Mike Montrey has been moving up and down the Eastern seaboard over the last decade and change delivering his personalized brand of bluesy R&B soul far and wide. The New Jersey-based Mike Montrey Band’s latest collection entitled Searching for My Soul is a seven song excursion through Montrey’s songwriting world of longing, restlessness, and an unbroken spirit always looking to push on toward the new day. There’s a plethora of themes, lyrical and musical, rising and falling over the course of the seven songs and it leaves listeners wholly satisfied at its conclusion.
Such satisfaction is ironic from this release. Many of the songs on Searching for My Soul are “in the wind”, discontent, hungry, and yearning for some sort of transformational moment when the singer/speaker transcends their woes. “I Can’t Wait Any Longer” expresses one side of that for listeners with a sinewy and perfectly balanced performance, especially from the engine room of drummer Brian Prokop and bass player Anthony Duca.
His vocal partnership with Jen Augustine gives the Montrey band a dimension other units lack. Augustine isn’t your prototypical blues mama vocalist as she’s capable of moving from the rootsy Americana that’s the band’s bread and butter into outright pop singing with equally convincing results. She’s an important reason why the album’s second song, “Reno”, is among its best. This track, in some ways, reminds me of a lost Lowell George number and personalizes the album’s themes mentioned earlier in a way listeners won’t soon forget. It’s a haunting song, without question, but there’s more to it than that.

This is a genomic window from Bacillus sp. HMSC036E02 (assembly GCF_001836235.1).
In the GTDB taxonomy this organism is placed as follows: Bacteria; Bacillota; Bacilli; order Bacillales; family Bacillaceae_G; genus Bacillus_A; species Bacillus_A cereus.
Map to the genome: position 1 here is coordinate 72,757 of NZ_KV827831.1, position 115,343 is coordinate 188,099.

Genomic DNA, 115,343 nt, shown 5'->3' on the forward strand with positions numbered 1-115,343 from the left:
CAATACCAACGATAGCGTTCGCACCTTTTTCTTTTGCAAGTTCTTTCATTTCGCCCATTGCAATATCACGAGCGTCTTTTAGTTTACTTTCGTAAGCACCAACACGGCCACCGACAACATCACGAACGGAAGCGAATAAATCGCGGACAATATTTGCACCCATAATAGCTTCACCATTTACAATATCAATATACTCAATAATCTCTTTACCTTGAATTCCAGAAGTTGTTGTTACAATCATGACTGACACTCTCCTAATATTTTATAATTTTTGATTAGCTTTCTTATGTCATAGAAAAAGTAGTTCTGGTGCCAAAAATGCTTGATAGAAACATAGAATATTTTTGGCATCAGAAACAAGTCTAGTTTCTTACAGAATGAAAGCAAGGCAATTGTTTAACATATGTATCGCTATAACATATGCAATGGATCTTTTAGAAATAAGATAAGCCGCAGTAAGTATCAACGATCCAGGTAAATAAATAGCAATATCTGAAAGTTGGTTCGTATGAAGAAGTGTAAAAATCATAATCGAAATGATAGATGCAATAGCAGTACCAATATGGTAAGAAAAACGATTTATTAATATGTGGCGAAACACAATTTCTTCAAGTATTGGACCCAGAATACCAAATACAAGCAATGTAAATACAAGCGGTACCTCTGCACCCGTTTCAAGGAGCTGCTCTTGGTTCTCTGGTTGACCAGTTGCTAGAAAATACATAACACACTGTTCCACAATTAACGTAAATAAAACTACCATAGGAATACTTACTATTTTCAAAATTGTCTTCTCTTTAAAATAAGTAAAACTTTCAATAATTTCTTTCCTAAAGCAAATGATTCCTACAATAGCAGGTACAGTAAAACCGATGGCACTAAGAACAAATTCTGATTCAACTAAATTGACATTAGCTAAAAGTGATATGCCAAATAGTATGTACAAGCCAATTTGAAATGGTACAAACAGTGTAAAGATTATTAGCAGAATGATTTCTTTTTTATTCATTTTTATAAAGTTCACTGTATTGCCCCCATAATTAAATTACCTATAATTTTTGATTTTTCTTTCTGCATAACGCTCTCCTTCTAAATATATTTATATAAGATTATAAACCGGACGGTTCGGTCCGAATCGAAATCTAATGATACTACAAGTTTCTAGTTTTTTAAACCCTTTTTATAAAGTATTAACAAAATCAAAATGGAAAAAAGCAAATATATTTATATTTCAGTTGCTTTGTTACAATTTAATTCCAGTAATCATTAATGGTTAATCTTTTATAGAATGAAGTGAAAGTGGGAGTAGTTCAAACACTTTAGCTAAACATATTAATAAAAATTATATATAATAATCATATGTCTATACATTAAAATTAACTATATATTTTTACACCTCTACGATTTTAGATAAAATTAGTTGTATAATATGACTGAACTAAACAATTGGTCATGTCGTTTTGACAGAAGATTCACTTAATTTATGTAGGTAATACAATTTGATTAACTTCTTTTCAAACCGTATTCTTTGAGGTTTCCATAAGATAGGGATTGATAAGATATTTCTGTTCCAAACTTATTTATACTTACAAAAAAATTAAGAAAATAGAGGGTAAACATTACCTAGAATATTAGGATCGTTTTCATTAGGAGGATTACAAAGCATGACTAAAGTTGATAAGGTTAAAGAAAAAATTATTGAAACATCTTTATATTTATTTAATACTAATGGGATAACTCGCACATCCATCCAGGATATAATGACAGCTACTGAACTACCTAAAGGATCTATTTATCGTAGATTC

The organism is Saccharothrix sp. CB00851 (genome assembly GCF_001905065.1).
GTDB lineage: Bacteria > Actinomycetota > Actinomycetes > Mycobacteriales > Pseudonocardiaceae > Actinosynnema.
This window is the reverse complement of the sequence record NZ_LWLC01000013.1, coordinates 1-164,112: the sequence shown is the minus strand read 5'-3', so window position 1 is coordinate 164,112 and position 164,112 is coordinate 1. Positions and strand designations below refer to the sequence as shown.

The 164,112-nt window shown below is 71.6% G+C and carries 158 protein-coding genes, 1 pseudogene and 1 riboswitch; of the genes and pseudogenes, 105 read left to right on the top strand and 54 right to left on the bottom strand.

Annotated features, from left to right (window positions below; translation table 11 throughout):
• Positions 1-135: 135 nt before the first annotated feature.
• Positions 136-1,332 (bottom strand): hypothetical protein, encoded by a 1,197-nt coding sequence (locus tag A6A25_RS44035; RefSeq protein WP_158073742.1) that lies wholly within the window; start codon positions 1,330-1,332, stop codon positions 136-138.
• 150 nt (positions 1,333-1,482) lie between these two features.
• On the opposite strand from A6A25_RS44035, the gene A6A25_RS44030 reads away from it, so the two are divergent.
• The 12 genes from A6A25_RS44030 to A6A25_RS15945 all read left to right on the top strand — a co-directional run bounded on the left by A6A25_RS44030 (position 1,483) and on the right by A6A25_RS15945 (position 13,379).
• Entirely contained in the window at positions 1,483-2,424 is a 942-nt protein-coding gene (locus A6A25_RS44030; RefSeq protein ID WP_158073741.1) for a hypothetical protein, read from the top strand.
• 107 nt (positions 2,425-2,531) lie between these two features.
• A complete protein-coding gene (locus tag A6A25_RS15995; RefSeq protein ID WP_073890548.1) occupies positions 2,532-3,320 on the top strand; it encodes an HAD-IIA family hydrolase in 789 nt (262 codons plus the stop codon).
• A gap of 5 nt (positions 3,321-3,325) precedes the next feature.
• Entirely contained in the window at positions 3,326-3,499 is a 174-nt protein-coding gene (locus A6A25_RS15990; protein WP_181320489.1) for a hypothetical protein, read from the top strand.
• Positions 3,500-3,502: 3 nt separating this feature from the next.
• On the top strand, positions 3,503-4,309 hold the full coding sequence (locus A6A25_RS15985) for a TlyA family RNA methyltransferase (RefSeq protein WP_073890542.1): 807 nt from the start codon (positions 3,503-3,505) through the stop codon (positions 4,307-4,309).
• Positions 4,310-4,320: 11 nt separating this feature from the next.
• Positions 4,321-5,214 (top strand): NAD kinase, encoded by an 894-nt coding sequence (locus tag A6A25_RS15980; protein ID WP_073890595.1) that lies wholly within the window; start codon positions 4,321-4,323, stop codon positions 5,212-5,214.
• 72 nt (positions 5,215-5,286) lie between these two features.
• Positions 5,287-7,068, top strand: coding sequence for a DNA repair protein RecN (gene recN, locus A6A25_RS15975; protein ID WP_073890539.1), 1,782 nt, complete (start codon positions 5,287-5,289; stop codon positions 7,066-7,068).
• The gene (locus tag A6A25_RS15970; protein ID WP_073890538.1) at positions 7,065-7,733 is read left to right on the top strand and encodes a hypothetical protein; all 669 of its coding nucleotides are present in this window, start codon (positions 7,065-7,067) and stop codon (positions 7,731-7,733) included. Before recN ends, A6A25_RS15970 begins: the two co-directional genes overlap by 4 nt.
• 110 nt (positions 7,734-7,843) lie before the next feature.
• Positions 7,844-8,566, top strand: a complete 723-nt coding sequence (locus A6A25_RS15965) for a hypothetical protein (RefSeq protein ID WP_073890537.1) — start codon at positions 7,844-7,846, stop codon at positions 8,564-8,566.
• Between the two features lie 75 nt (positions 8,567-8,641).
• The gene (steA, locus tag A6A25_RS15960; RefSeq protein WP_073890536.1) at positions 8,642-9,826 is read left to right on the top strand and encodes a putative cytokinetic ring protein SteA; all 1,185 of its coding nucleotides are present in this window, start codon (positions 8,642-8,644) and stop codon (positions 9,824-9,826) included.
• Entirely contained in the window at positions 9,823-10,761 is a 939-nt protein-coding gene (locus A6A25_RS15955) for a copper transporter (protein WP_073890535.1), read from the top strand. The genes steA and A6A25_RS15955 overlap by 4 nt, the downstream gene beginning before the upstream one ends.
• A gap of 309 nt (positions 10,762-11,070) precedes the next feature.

The careful and incremental fashion of the song’s build is a hallmark of the Montrey band’s patient approach to performance. Feel is king here – not running times, not cramming as much into these songs as they can handle, but rather presenting songs with a sound that reflects their lyrical identity as well. The same principle continues guiding tracks such as “So Long, City of Angels”, a much more outwardly energetic composition than its predecessors, but not by a wide margin. There is a bit of restraint running through some of the album, a sense of holding back a little, and some listeners might long for Montrey to let it rip with an unmitigated rocker.
“Blue Skies Again” is another of the album’s peak moments as the band really reaches quite frenzied, in the best possible way, heights in the song’s second half. It’s an impassioned number, arguably one of the album’s best. Montrey and Augustine, especially, scale new heights here that will thrill all but the hardest of hearts. The closer “Searching for the Sun” ends the release on an unexpected note for me. Pleasantly so. He opts for a predominantly acoustic closer practically overflowing with some of the album’s best lyrics and it ends the release on just the right mood for me. The Mike Montrey Band’s Searching for My Soul is an amusing title because he doesn’t have to look far or hard – evidence of his soul bursts from each of these seven songs.